Half Century Ago:
1964/65 New York World's Fair
(5/14) Fifty years ago, on April 22, 1964, the World's
Fair opened in New York City. It looked forward to a world where
technology solved all of man's problems, wants and needs. Perhaps
its goals were a bit optimistic, but it was fun, anyway.
There's a great big beautiful tomorrow, shining
at the end of every day. - There's a Great, Big
Beautiful Tomorrow, - Richard M. Sherman &Robert B. Sherman
I first visited the fair in 1964 as a six-year-old
boy. For members of the baby-boomer generation, if you were lucky
enough to be taken to this international exposition, I think it
had an impact on how you viewed the world for much of your early
life. For me, the song from the GE exhibit, There's a Great,Big
Beautiful Tomorrow, for right or wrong, encapsulated the spirit
of the entire exhibition.
There's a great big, beautiful tomorrow and
it's just a dream away!
In this case the dream belonged to New York's "master
builder," Robert Moses. Moses was involved in the 1939-1940 New
York World's Fair and when he was approached by a group of businessmen
about doing a sequel 25 years later, he looked at it as an opportunity
to complete his vision of converting a garbage dump/tidal marsh
into Flushing Meadows Park. Part of this area had been the site
of the earlier fair, but financial problems had stopped Moses
from completing the conversion back in '39. A new fair, located
in the same place, would give him a second chance.
The fair was controversial from the beginning. In
order to break even on the cost, the organizers knew they would
need around 70 million people to visit the exposition. To get
this many visitors would mean that the fair would have to run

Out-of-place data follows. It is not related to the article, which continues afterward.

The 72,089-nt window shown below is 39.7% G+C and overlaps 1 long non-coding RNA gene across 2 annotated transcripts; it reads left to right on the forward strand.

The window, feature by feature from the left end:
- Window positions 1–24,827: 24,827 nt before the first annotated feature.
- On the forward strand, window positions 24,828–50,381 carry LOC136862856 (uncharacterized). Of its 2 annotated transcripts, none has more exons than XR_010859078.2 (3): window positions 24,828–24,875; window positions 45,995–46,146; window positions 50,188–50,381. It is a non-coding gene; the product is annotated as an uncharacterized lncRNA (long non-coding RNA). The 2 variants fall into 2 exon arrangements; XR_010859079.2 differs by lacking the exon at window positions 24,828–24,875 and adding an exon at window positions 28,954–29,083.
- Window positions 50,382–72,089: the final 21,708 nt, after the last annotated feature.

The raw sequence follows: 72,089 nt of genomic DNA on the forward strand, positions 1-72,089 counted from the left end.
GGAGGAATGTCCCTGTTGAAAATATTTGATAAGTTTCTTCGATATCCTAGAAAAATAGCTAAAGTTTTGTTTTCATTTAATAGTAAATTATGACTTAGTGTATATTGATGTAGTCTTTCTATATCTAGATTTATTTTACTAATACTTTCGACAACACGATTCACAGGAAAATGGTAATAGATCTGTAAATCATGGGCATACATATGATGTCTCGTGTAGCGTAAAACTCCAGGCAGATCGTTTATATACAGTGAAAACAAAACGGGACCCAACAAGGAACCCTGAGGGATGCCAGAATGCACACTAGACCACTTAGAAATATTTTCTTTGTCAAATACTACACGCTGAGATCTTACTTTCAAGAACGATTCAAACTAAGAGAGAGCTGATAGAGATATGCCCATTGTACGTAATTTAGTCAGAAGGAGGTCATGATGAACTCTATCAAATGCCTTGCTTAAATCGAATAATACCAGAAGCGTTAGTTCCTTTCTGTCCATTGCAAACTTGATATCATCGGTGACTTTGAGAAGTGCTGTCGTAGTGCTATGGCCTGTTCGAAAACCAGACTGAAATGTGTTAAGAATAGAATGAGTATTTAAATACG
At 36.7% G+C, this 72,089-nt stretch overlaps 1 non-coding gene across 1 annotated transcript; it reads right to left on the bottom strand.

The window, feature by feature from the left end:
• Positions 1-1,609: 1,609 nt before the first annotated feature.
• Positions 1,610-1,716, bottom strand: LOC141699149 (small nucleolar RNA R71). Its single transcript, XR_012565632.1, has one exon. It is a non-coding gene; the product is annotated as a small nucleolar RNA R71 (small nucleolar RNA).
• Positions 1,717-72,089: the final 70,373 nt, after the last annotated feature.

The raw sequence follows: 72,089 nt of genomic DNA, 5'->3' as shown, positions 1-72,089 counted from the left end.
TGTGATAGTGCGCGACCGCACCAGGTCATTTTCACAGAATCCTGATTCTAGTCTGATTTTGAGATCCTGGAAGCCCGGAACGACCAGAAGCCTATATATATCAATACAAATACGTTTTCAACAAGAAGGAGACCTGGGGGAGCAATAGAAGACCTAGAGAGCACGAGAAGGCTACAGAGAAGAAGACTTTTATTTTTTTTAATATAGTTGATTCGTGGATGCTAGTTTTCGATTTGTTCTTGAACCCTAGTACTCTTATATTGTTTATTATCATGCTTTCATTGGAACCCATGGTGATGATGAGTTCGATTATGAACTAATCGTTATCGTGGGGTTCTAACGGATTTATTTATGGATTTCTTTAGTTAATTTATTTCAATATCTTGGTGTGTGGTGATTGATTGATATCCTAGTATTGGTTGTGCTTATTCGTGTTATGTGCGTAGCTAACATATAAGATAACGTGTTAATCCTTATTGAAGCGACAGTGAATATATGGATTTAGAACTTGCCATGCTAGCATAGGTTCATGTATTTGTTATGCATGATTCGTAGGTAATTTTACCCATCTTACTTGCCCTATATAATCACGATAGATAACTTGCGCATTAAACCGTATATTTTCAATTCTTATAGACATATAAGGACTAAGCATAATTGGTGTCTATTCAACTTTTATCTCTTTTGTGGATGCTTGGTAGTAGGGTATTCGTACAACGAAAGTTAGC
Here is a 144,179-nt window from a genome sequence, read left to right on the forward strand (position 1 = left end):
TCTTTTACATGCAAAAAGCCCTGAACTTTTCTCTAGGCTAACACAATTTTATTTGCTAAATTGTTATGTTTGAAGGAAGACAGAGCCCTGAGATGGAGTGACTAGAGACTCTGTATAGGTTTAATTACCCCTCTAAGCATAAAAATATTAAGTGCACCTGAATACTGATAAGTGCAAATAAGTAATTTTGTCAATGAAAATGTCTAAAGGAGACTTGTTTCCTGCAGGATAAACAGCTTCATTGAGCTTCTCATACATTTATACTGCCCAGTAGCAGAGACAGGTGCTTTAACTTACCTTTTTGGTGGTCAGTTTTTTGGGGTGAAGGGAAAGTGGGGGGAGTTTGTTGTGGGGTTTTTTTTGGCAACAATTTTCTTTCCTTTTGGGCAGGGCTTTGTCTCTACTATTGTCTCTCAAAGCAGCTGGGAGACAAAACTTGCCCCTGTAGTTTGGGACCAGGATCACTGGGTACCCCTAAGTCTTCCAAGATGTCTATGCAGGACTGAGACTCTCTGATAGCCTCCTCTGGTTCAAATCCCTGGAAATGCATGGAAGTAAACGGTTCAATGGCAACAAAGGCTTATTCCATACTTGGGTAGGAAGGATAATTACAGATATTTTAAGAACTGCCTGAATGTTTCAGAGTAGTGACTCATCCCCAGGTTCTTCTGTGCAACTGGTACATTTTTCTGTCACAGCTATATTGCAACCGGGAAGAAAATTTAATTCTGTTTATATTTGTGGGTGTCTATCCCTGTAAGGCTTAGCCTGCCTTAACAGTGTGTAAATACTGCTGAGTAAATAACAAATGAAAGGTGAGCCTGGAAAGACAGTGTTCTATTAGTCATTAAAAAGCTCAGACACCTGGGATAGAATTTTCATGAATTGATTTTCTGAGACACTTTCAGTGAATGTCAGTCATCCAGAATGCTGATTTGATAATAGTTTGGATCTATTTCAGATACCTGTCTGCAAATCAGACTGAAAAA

for two six-month seasons instead of the usual one. The organizers
also realized that they would need to charge site rental fees
to the foreign exhibitors instead of giving them the space for
Belgium village at the fair. This was one of the countries
that did have representation despite the dustup with the
BIE. (Photo by Roger Wollstadt licensed
under the Creative Commons Attribution-Share Alike 2.0 Generic
Unfortunately, these needs were in direct conflict
with the Bureau of International Expositions' (BIE) rules. The
BIE, headquartered in Paris, was the international organization
that sanctioned world's fairs. Further complicating any approval
was another rule stating that no nation could host more than one
international exposition per decade and a world's fair had already
been approved for Seattle in 1962.
Moses traveled to Paris and tried to persuade the
BIE for an exception, but didn't get it. It was quite possible
to hold the fair without BIE approval (the 39/40 Fair hadn't had
it), but this almost guaranteed that none of the BIE member nations
However, Moses and the organizers got around this
by contacting trade and tourism organizations in those countries
whose governments wouldn't sponsor a pavilion. They managed to
get representation of some sort from a number of countries including
Spain, Indonesia, Belgium, France, Sweden, Taiwan, Jordan, Sierra
Leone, Guinea, and Egypt. There were some gaping holes in international
participation, however, including the nations of Great Britain,
Germany (though West Berlin had a pavilion), Canada and the Soviet
The lack of international government participation,
I suspect, had the effect of increasing the impact that business
and industry exhibitors had on the fair, making it more of a commercial
exposition. However, I have to admit that to my six-year-old mind
this was not a problem. I found that the best and glitziest exhibits
at the fair seemed to be from corporations.
As I mentioned before, the theme song of the General
Electric exhibit pretty much represented the whole fair to me.
GE's contribution was called the Carousel of Progress.
It was a round building where multiple sets of seats rotated around
a number of stationary stages at the structure's core. As the
audience was carried from stage to stage (to the tune of the theme
song), they were shown how technical progress had bettered life
in American homes starting at the beginning of the 20th century
and running through some post 60's future. Technical innovations